Why NTFS Compression Might Slow Down Your Computer

When you use a Windows computer or server, you might find a feature called NTFS compression. This is supposed to make your files take up less space on your hard drive, which sounds great, right? But there’s a catch: sometimes, this compression can make your computer slower. Let’s explore why that happens.

What Does NTFS Compression Do?

NTFS compression squishes your files and folders so they use less space. Each time you open or change a file, the system needs to un-squish (decompress) it or squish it again (compress). This can use a bit of your computer’s brain power — its CPU for LZNT1 or LZX algorithm, which optimised to utilise minimum CPU.

Compress by LZNT1

Testing How It Works

Some people think that if you have a strong CPU and a slow hard drive, NTFS compression will make your computer faster. To see if this is true, you can do a test.

First, check if compression is turned on or off with this command:

fsutil behavior query DisableCompression

To turn it off, type:

fsutil behavior set DisableCompression 1

To compare, try a test after you change settings. Use a program called diskspd to do this. Here are the steps:

1. Download diskspd from GitHub and unzip it.

2. Create a folder called C:\temp.

3. Use diskspd with a special command to run your test.

Here’s the command and what each part means:

.\diskspd.exe -c32048M -d360 -r -w40 -t16 -o128 -b8k -Sh -L C:\temp\test.test

• -c: The test file size.

• -d: How long the test should run.

• -r: The test will mix up reading and writing to the file.

• -w: What portion of the test is writing.

• -t: How many helpers (threads) are used for the test.

• -o: How many tasks each helper does.

• -b: Size of the chunks of data the test writes.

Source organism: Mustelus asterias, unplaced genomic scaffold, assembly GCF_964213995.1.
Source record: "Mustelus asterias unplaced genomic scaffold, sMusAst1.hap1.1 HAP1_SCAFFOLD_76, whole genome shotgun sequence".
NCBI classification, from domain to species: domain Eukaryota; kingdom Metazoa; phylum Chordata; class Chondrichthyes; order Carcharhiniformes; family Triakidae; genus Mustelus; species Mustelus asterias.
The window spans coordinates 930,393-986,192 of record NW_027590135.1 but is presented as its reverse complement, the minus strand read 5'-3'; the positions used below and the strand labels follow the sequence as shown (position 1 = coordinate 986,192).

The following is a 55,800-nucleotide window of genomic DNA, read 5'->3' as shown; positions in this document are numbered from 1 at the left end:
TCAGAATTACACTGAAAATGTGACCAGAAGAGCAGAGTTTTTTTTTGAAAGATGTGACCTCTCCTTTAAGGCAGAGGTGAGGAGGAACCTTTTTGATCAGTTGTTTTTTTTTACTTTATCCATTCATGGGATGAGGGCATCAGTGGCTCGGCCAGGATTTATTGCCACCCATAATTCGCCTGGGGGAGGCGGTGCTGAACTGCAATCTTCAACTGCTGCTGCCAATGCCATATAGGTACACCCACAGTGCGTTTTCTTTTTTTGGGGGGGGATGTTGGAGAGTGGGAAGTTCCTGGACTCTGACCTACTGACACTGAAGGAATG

• -Sh: This makes sure the test doesn’t use tricks to speed up.

• -L: This measures how long tasks take.

What Happens?

Here are some example results:

With compression:

  • Throughput: 25.76 MB/s
  • I/O per sec: 3297.25
  • Average Latency: 616.369 ms
  • Latency deviation (LatStdDev): 1326.232 ms

With compression turned off:

  • Throughput: 714.18 MB/s
  • I/O per sec: 91414.94
  • Average Latency: 22.402 ms
  • Latency deviation (LatStdDev): 12.118 ms

When compression is off, the computer is much faster! It doesn’t spend time squishing and un-squishing files, so it saves time.

So, What’s Wrong With Compression?

Using NTFS compression can slow things down. If you have a lot of files changing often or if you need your computer to be really quick, compression can be a problem. It can be harder for things like databases, where files get used and updated a lot.

What Should You Do?

Think about these things before you decide:

1. How strong your CPU is and how quick your hard drive is.

2. How you use your files — whether you read, write, or do both.

3. The size of the files you usually work with.

4. Do tests that match how you use your computer.

Final Thoughts

NTFS compression can be useful to save space, but it can make your computer slow. It’s important to make sure saving a little space is worth the trade-off in speed. Running some tests is a very good idea before you decide to use NTF compression on your Windows ecosystem.


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